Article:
In many respects, Madagascar is an isolated country. Located off the East African coast in the Indian Ocean, it is the world’s second-largest island country after Indonesia. Scientists explain that as a result of its isolation, the island is a biodiversity hotspot: 90% of the plants and 85% of the animals on the island are endemic to Madagascar. The country also has an interesting geographic profile: mountains stretching to nearly 3000m, mangrove swamps and forests riven by rushing rivers, and a 4828km coastline.
While those features make Madagascar great for movies and travel, it’s quite difficult to electrify the population. Only 15% of the country is connected to electricity, and based on 2015 data access is concentrated in the urban areas — only 6.5% of citizens in the rural areas have electricity. Madagascar’s power sector faces huge challenges, including the need for improved distribution and transmission capacity to turn around a system that currently takes up to 450 days to get a new connection.
In 2004, Jacques Marie Perrier founded AccesMad as a non-government organization that focuses on improving science education and digital literacy in Madagascar. While they equip schools with computers, their flagship offering, EDUCMAD, is a digital library of science educational materials that is easy to use. Two years ago, in order to equip more rural schools that are unconnected from the grid, they started working with Jirogasy, a startup that develops solar computers completely assembled in Antananarivo.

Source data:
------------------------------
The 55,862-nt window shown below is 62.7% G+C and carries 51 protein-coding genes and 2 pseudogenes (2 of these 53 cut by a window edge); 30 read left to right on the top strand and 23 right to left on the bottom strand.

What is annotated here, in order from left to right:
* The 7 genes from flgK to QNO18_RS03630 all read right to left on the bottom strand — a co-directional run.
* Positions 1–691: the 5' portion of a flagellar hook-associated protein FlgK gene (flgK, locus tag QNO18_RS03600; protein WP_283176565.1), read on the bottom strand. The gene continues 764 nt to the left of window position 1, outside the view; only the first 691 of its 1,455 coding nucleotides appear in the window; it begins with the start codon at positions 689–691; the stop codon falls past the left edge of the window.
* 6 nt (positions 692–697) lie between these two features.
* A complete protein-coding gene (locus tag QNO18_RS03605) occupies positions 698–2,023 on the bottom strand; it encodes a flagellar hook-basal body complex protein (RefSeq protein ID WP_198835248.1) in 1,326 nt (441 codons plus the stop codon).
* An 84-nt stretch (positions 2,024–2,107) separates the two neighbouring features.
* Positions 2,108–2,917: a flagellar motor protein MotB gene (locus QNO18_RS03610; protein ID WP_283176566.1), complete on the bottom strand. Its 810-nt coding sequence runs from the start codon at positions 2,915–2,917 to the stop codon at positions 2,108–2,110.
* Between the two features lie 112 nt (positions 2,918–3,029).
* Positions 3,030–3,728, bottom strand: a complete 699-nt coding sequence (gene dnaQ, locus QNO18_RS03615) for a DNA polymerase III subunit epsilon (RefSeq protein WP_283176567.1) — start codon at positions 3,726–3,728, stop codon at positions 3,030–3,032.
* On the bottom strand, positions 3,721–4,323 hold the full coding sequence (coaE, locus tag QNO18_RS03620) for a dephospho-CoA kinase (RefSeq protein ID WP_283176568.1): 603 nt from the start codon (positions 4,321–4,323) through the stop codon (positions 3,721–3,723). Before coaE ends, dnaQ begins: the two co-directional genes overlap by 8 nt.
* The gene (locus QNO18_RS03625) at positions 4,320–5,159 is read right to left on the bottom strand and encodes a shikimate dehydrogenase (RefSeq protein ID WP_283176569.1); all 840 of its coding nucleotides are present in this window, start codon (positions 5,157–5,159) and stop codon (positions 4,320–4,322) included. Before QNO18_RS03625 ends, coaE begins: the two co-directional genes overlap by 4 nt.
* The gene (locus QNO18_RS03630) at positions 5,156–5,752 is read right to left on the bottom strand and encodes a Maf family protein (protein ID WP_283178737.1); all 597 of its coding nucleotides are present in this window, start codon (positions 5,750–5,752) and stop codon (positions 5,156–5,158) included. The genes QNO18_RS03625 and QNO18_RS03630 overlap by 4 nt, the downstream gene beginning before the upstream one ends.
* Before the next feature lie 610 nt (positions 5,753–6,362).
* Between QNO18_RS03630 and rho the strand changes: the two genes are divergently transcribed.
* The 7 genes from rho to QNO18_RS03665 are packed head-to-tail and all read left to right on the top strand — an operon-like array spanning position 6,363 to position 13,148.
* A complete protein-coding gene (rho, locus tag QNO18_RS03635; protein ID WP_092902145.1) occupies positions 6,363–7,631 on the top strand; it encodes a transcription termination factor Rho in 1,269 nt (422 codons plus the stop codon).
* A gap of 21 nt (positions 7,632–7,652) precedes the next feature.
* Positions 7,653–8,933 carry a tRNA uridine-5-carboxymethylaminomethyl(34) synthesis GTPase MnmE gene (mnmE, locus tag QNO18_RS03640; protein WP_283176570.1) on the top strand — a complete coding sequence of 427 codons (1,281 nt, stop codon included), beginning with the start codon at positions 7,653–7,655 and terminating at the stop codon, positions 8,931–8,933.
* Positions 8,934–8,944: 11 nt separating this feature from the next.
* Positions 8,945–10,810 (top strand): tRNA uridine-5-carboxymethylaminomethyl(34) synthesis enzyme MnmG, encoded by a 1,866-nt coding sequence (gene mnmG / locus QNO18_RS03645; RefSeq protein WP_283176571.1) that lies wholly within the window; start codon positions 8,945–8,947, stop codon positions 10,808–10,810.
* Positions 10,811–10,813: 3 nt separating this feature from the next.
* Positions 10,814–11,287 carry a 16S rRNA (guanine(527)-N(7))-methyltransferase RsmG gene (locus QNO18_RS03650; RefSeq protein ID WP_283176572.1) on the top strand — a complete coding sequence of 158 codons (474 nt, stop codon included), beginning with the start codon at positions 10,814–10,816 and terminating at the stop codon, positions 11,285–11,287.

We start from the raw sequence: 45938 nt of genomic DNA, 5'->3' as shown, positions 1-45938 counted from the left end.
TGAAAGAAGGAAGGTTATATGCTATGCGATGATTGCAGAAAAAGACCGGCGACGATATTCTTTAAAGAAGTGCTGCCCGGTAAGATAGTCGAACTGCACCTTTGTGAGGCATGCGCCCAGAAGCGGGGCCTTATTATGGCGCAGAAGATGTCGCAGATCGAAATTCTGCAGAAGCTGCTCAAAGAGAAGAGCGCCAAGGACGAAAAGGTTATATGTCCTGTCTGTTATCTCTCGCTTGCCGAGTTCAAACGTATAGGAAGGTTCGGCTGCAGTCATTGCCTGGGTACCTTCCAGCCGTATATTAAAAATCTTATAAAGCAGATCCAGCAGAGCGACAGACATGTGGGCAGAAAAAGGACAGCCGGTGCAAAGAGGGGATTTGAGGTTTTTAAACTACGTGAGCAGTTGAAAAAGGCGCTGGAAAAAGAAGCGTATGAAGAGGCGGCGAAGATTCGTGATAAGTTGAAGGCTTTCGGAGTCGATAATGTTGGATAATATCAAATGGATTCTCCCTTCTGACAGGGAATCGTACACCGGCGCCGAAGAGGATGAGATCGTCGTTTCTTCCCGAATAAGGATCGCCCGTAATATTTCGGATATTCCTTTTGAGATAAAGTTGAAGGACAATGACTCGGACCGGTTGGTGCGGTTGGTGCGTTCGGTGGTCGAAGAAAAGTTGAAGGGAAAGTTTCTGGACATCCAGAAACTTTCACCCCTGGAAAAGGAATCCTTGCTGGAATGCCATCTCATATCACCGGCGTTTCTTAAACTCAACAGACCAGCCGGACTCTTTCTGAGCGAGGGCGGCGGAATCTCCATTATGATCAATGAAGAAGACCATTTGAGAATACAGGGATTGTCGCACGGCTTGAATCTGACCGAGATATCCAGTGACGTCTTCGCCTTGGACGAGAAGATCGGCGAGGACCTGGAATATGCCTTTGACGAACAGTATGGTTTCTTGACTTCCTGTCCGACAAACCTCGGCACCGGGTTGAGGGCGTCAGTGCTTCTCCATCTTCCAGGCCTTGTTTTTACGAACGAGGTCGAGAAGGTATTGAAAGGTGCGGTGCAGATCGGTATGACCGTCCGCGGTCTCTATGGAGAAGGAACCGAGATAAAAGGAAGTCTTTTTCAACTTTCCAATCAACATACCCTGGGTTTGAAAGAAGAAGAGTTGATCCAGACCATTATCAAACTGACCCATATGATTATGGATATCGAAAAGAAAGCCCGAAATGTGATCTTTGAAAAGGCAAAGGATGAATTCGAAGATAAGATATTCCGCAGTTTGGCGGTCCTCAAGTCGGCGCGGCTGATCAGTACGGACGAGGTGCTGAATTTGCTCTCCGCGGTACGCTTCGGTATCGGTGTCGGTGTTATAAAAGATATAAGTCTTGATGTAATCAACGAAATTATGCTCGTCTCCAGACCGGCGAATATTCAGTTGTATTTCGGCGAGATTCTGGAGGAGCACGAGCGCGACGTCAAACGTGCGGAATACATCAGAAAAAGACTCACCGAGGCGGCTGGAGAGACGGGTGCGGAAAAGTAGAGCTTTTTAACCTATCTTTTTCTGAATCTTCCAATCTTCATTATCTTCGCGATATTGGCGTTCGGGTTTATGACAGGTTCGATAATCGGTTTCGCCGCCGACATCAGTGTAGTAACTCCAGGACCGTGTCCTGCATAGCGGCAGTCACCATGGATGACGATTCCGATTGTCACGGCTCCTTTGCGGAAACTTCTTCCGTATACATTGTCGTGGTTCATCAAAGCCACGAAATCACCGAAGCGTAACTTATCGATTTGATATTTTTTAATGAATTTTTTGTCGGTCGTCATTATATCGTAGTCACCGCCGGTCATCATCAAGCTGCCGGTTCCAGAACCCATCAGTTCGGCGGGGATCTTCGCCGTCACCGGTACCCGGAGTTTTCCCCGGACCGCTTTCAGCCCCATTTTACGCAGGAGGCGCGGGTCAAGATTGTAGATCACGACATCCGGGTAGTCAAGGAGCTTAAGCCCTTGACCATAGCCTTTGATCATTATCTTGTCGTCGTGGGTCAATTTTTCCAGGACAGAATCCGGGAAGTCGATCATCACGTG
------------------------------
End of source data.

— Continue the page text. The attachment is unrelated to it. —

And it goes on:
“Before Jirodesk [Jirogasy’s computer], we were installing solar panels and [providing] regular computers in schools. While we could install, monitoring these locations was difficult as sometimes they require 2–3 days of travel,” says Anaïs Baronnat, who is Head of Development and Partnerships for AccesMad. Solar computers are not entirely new, Samsung in 2011 launched their NC215S Netbook with a solar panel on the back cover as a secondary power source — Jirogasy’s focus on education, however, is an innovation that could mean great things for rural communities in Madagascar.
When Yann Kasay returned to Antananarivo in 2017, he had completed a degree in Business and International Trade from the Paris School of Business four years earlier. But he mentions that he had no strict intention of going into business just yet. “I was a Business Major, but not really interested in business,” he laughs.
“My brother is an electronics engineer, and I’ve always been fascinated with the maker movement — especially Josef Prusa who designed his printer on the RepRap Model and became a reference in the world of 3D printing.” For Yann and his brother Lauric, if an engineer from the Czech Republic could take his technology to the next level, they were pretty certain that they could do it too. They developed a 40W solar generator that had an integrated radio, four 12V plugs to plug bulbs into, and a USB to charge mobile phones. Paired with the solar generator was a solar panel, with both sold together as a solar kit. By June 2018, they successfully funded their crowdfunding campaign to raise $7,000. This money would help them manufacture the generators.